But he was simply announcing that we must do better at wearing masks and social distancing.  At the end of the very long message, he also announced that officials would be cracking down on businesses that haven't been enforcing the rules.

I snapped awake at 2 a.m., thinking about both a poem about John the Baptist and about the surge in COVID-19 cases.  How on earth are we going to navigate this disease in this phase during our new quarter which starts on Monday?

I'm also worried that our externship sites, which had just begun to reopen, will begin to close again.  We have so many students who have come to a crashing halt in their progress because they can't go on externship.  Ugh.

I am also thinking of the several generations worth of apocalyptic works that I devoured throughout my life, and how we now find ourselves in the middle of a dystopia that's not at all what I imagined.  I'm also thinking about the histories of oppressed people and how that oppression/enslavement happened.

I am worried about how women will continue to work as K-12 schools aren't providing 5 day a week onground schooling.  I think about dystopian novels, like Margaret Atwood's The Handmaid's Tale, which prophesied a sharper shift in the erosion of women's rights.  I always thought that being able to control our fertility was vital to women's rights, and I still think that.  But I never thought deeply about how important public education for children was also essential to securing women's independence.  Like many, I assumed that public education was established and would always be here for us in the format we've been using for over a century.

Who is going to take care of the nation's children?  Who is going to educate them?

As I think about the quarter we're about to begin at my college, I envision a patchwork of people who get sick, people who get exposed to someone who's sick and needs to self-quarantine, students and faculty moving in and out.  We are still doing our classes online and through Go to Meeting--but we do have some limited lab time.  We can probably make this work.

I am not so sure of other schools.  I am glad I'm not trying to figure out how to house students.

Let me also record some happier bits of my life:

--I did write my John the Baptist poem; it wasn't the one I was considering yesterday, so I might have another one.  And during this morning's walk, I was thinking of Cassandra--surely there's a Cassandra Counts the Covid Cases poem in me.  And then I wondered about other prophets I hadn't considered.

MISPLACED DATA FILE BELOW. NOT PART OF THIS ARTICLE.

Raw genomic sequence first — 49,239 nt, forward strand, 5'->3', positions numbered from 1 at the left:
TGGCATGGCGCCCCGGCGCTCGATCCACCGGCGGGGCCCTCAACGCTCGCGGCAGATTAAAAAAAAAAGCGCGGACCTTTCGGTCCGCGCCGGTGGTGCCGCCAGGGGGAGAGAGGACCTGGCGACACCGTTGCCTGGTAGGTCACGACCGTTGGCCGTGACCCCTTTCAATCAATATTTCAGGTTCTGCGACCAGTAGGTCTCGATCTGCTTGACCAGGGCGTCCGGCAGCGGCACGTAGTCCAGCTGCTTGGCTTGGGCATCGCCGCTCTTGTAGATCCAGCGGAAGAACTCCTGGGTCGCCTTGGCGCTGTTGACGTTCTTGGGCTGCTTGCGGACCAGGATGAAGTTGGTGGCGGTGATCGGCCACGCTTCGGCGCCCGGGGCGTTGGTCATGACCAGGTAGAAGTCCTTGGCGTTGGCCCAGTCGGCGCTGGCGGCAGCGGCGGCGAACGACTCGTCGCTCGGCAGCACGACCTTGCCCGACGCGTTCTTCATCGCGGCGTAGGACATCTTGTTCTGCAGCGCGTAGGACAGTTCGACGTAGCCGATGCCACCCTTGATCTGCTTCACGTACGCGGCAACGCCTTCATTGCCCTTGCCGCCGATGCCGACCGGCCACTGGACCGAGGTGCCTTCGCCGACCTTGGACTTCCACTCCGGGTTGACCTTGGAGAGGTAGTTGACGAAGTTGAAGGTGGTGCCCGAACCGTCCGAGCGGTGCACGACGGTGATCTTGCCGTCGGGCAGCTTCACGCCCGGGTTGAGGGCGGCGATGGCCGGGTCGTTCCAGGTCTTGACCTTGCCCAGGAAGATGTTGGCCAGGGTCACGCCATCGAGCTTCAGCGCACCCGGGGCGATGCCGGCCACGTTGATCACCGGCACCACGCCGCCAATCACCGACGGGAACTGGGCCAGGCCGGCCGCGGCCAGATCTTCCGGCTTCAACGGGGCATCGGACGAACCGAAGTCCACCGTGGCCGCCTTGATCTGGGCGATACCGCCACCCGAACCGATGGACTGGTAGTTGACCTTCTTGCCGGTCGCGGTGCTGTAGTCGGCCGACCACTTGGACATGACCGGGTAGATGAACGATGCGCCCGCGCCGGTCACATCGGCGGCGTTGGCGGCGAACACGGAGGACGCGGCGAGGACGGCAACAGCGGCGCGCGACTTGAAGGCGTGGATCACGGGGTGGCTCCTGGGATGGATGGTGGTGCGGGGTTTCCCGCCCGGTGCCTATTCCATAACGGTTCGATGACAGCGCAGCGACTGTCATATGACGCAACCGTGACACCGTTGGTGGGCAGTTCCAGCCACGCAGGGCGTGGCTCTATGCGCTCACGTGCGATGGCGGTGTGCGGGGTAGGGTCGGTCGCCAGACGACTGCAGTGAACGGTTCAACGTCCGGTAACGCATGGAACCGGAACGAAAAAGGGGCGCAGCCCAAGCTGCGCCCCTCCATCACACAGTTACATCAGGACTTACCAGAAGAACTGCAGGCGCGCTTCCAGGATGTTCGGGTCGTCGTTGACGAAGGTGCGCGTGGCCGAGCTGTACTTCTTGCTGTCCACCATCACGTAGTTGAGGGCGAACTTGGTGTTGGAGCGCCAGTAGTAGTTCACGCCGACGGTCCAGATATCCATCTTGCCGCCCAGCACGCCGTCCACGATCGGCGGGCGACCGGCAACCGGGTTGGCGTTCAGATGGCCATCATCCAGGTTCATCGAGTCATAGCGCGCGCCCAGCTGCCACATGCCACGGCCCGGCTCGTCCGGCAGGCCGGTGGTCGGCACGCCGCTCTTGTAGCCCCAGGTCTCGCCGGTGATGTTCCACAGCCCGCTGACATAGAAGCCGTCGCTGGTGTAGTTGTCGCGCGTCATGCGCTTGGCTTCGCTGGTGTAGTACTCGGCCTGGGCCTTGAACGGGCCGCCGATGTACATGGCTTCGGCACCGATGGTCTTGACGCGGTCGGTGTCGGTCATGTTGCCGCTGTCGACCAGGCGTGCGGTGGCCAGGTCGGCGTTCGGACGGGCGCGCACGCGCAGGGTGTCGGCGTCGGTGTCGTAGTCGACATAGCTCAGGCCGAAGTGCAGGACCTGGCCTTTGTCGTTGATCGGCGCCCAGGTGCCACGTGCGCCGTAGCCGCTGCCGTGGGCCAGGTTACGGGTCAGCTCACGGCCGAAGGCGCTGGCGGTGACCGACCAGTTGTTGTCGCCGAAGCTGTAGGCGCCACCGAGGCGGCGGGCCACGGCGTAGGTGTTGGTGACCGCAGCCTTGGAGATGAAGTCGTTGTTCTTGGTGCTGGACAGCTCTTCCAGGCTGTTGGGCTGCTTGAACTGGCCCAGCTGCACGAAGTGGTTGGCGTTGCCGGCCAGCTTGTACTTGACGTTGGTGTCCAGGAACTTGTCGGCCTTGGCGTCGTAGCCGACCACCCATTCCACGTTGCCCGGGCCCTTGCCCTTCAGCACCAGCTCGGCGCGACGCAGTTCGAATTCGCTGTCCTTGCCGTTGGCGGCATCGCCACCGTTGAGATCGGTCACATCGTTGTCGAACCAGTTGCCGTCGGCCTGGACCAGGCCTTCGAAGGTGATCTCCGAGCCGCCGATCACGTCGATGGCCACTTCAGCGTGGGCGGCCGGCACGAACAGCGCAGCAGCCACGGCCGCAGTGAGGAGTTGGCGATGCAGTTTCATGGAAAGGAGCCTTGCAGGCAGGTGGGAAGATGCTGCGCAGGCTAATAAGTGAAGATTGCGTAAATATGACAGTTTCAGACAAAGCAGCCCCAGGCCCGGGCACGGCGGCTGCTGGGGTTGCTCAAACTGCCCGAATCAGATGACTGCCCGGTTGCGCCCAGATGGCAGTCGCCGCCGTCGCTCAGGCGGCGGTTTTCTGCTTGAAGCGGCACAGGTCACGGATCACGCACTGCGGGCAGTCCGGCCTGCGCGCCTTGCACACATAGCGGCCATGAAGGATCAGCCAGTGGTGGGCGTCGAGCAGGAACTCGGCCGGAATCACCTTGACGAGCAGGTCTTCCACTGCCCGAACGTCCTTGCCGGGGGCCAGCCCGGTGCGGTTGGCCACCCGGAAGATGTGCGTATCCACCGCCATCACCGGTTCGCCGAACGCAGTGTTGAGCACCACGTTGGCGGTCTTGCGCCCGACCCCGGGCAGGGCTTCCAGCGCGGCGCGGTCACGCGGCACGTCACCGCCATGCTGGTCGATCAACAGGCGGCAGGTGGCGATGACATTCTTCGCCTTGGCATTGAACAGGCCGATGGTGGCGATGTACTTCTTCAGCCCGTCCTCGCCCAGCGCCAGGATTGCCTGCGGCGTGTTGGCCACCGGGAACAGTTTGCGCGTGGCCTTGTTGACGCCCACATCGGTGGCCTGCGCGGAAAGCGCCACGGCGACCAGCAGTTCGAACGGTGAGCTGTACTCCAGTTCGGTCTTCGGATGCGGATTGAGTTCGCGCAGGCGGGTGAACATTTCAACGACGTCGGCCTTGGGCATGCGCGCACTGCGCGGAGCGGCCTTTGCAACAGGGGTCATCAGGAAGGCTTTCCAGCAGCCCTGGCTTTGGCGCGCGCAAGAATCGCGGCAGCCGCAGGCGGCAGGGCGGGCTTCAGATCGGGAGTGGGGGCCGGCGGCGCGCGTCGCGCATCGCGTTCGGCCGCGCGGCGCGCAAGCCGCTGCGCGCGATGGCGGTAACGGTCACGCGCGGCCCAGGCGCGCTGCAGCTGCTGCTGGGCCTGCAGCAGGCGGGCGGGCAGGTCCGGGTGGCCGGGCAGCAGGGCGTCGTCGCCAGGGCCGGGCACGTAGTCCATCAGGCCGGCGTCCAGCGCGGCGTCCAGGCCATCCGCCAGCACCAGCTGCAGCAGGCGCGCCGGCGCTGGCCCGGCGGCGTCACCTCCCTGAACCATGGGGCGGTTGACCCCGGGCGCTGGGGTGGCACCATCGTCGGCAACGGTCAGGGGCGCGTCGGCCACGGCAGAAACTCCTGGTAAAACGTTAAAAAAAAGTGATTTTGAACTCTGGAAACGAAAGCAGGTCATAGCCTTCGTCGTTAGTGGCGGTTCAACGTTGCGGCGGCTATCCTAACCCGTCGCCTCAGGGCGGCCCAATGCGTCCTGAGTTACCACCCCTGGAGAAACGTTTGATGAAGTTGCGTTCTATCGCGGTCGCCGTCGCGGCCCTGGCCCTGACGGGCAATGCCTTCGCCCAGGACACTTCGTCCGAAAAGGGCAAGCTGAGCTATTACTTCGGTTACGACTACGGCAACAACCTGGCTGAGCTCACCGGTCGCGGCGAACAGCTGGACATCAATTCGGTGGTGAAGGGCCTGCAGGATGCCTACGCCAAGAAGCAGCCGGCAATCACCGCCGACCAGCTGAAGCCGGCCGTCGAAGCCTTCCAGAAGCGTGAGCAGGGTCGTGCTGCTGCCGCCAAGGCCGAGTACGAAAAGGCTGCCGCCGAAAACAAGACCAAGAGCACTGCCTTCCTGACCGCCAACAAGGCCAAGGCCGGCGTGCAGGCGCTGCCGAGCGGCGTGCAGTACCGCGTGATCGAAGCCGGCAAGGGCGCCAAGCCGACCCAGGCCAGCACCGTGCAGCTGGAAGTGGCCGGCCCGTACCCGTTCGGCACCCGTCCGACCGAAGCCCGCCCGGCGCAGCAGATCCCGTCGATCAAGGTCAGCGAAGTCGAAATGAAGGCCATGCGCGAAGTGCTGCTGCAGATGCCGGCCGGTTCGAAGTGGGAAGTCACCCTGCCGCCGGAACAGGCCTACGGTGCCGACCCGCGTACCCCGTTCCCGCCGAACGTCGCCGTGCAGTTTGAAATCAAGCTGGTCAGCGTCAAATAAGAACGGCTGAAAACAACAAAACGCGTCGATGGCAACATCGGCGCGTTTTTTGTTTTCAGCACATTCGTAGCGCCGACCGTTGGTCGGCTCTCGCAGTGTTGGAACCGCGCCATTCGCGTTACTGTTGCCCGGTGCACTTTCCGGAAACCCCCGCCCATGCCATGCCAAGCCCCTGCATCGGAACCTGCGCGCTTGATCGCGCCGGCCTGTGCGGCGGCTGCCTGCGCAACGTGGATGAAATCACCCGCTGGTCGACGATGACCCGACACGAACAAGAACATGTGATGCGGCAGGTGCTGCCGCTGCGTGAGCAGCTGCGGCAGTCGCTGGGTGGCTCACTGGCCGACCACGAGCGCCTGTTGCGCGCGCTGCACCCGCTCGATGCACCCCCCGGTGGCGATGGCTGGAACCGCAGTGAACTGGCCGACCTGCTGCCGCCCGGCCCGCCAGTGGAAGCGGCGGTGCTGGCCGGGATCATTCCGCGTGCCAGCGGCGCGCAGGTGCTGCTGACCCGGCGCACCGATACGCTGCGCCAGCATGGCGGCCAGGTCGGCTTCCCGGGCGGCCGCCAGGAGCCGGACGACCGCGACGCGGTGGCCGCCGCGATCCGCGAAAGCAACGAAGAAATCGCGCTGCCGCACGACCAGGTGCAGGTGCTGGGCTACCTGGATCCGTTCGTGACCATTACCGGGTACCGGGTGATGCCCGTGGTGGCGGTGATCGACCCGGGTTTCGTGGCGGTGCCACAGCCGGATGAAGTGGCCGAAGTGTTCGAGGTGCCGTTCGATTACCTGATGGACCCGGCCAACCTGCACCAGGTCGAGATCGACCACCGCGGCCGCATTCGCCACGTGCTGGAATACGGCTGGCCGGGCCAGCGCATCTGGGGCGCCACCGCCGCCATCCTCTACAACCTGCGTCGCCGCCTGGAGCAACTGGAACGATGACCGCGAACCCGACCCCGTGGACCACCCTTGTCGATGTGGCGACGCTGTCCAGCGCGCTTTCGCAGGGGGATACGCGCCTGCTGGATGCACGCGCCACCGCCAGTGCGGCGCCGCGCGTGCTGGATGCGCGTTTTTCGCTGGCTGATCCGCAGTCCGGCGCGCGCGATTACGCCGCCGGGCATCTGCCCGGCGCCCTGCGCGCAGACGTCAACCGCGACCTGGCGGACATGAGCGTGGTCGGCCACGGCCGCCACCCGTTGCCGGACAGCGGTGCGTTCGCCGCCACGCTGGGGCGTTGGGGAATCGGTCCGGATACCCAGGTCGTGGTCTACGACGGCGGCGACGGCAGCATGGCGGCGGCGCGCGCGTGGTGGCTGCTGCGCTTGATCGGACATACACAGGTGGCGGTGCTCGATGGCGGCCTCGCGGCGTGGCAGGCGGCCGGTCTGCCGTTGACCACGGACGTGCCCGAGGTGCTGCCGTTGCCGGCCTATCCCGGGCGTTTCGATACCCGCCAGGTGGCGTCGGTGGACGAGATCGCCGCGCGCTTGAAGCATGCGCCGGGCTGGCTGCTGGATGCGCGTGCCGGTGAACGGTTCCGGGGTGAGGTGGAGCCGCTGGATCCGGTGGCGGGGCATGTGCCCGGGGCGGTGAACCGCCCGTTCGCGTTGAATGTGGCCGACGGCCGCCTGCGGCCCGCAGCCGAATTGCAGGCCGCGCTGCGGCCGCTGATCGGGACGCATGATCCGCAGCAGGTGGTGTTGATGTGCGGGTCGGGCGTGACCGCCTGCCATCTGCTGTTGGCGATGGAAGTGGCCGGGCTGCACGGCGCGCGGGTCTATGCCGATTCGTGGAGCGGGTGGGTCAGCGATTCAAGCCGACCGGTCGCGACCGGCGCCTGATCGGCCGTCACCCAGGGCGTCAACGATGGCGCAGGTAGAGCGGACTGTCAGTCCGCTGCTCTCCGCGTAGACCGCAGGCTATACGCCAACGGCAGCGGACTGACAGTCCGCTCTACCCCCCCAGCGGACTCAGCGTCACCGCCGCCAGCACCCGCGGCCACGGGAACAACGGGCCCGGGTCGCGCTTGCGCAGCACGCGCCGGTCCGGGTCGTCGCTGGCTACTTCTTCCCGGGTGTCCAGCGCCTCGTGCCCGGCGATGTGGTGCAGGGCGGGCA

--I have been doing morning watch for almost 3 months, which means I've been sketching every morning.  It's only 5-7 minutes of sketching, but it makes me happy.

--The other day I was buying beer and wine at Publix, and the woman checking me out said, "I really should ask for your ID.  Are you sure you're old enough to buy this?"  I wasn't sure if she was kidding or not.  I said, "I'm almost 55 years old.  I'm pretty sure I'm old enough."  She was shocked, and she said several times that I looked really good for 55.  I was tempted to pull down my mask and see if she still thought so.  I do feel like I look much younger with a mask--now I have some verification that I do.

Wednesday, June 24, 2020

Modern Life and the Feast Day of John the Baptist

Today is the feast day of John the Baptist.  You may or may not remember him from the earlier parts of several gospels--he's the prophet who comes before Jesus, who reminds people that they're looking for Jesus, not him.  He says, "I am not the messiah."  For more on the theology of this feast day, see this post on my theology blog.

I've been thinking about John the Baptist, even before his feast day.  I've been thinking about the place of prophets.  If John the Baptist walked among us today, what would he call our attention to?  Who are the vipers who need to be uprooted from our society.

I've thought of John the Baptist, who realizes he can't save people.  Why can't I remember that of myself?  I can help, I can assist, but I cannot save.

I'm thinking of John the Baptist, resolute in his self-knowledge.  People tried to transform him into what they wanted and needed him to be, but he refused.  I wonder how many of us could be that strong.

I'm thinking of John the Baptist, not afraid to speak truth to power, even though it meant his certain death.  How can we get a bit of that fearlessness?

I'm thinking of John the Baptist, living in the wilderness, eating locusts and wild honey.  I'm yearning for some time away myself.  What visions might we have with more wilderness time?

I think of John the Baptist, miracle baby.  In one gospel, we meet his mother Elizabeth, who is barren and old.  But she gets the blessing she's wanted for so long and that she must have thought would never come to her.  I love this part of the story--there are so many things that I'm slowly giving up hope of seeing in my life--but most of them aren't nearly as impossible as a late life baby would be.

I think of John the Baptist, the parts left out of the story.  What did he see as drudgery?  I have a vision of him saying, "Didn't I just baptize people yesterday?  I'm ready to do something else."